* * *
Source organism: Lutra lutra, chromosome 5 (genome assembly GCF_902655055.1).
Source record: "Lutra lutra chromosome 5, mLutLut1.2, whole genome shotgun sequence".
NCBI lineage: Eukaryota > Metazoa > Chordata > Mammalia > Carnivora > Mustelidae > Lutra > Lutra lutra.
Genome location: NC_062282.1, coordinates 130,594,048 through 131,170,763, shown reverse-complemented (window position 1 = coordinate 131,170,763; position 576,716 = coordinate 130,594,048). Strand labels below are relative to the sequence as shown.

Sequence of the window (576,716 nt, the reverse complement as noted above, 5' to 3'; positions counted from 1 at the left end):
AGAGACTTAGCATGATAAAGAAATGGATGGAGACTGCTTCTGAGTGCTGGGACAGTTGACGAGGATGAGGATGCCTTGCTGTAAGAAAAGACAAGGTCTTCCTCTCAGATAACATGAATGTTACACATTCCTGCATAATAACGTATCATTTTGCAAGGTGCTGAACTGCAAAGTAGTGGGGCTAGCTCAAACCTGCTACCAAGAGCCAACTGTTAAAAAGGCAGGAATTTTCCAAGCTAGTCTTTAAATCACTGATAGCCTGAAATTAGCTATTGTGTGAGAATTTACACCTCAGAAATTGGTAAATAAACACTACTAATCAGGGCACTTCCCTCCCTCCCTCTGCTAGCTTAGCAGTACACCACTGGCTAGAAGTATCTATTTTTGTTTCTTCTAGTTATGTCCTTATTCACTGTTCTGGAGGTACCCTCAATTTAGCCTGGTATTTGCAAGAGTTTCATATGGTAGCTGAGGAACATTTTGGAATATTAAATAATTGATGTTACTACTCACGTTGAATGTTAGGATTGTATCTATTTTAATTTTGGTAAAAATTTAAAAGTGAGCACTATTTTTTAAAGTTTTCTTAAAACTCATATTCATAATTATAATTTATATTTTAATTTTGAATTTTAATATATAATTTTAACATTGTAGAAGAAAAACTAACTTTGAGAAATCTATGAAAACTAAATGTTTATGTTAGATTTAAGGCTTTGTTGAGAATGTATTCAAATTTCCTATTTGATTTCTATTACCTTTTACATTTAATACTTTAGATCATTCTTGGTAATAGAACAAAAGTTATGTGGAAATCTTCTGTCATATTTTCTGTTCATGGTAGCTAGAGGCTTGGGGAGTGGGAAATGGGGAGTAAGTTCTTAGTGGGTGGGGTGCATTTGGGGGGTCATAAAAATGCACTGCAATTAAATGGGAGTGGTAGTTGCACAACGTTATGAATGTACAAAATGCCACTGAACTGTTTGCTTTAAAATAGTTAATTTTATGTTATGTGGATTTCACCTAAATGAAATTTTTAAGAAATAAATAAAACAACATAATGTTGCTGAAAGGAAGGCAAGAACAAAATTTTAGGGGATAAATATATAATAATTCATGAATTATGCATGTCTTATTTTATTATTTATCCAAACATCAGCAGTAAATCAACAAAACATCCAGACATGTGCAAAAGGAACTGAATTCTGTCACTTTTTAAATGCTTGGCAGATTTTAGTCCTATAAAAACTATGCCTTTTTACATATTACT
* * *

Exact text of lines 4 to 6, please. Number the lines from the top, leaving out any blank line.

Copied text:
Genome location: NC_062282.1, coordinates 130,594,048 through 131,170,763, shown reverse-complemented (window position 1 = coordinate 131,170,763; position 576,716 = coordinate 130,594,048). Strand labels below are relative to the sequence as shown.

Sequence of the window (576,716 nt, the reverse complement as noted above, 5' to 3'; positions counted from 1 at the left end):
AGAGACTTAGCATGATAAAGAAATGGATGGAGACTGCTTCTGAGTGCTGGGACAGTTGACGAGGATGAGGATGCCTTGCTGTAAGAAAAGACAAGGTCTTCCTCTCAGATAACATGAATGTTACACATTCCTGCATAATAACGTATCATTTTGCAAGGTGCTGAACTGCAAAGTAGTGGGGCTAGCTCAAACCTGCTACCAAGAGCCAACTGTTAAAAAGGCAGGAATTTTCCAAGCTAGTCTTTAAATCACTGATAGCCTGAAATTAGCTATTGTGTGAGAATTTACACCTCAGAAATTGGTAAATAAACACTACTAATCAGGGCACTTCCCTCCCTCCCTCTGCTAGCTTAGCAGTACACCACTGGCTAGAAGTATCTATTTTTGTTTCTTCTAGTTATGTCCTTATTCACTGTTCTGGAGGTACCCTCAATTTAGCCTGGTATTTGCAAGAGTTTCATATGGTAGCTGAGGAACATTTTGGAATATTAAATAATTGATGTTACTACTCACGTTGAATGTTAGGATTGTATCTATTTTAATTTTGGTAAAAATTTAAAAGTGAGCACTATTTTTTAAAGTTTTCTTAAAACTCATATTCATAATTATAATTTATATTTTAATTTTGAATTTTAATATATAATTTTAACATTGTAGAAGAAAAACTAACTTTGAGAAATCTATGAAAACTAAATGTTTATGTTAGATTTAAGGCTTTGTTGAGAATGTATTCAAATTTCCTATTTGATTTCTATTACCTTTTACATTTAATACTTTAGATCATTCTTGGTAATAGAACAAAAGTTATGTGGAAATCTTCTGTCATATTTTCTGTTCATGGTAGCTAGAGGCTTGGGGAGTGGGAAATGGGGAGTAAGTTCTTAGTGGGTGGGGTGCATTTGGGGGGTCATAAAAATGCACTGCAATTAAATGGGAGTGGTAGTTGCACAACGTTATGAATGTACAAAATGCCACTGAACTGTTTGCTTTAAAATAGTTAATTTTATGTTATGTGGATTTCACCTAAATGAAATTTTTAAGAAATAAATAAAACAACATAATGTTGCTGAAAGGAAGGCAAGAACAAAATTTTAGGGGATAAATATATAATAATTCATGAATTATGCATGTCTTATTTTATTATTTATCCAAACATCAGCAGTAAATCAACAAAACATCCAGACATGTGCAAAAGGAACTGAATTCTGTCACTTTTTAAATGCTTGGCAGATTTTAGTCCTATAAAAACTATGCCTTTTTACATATTACT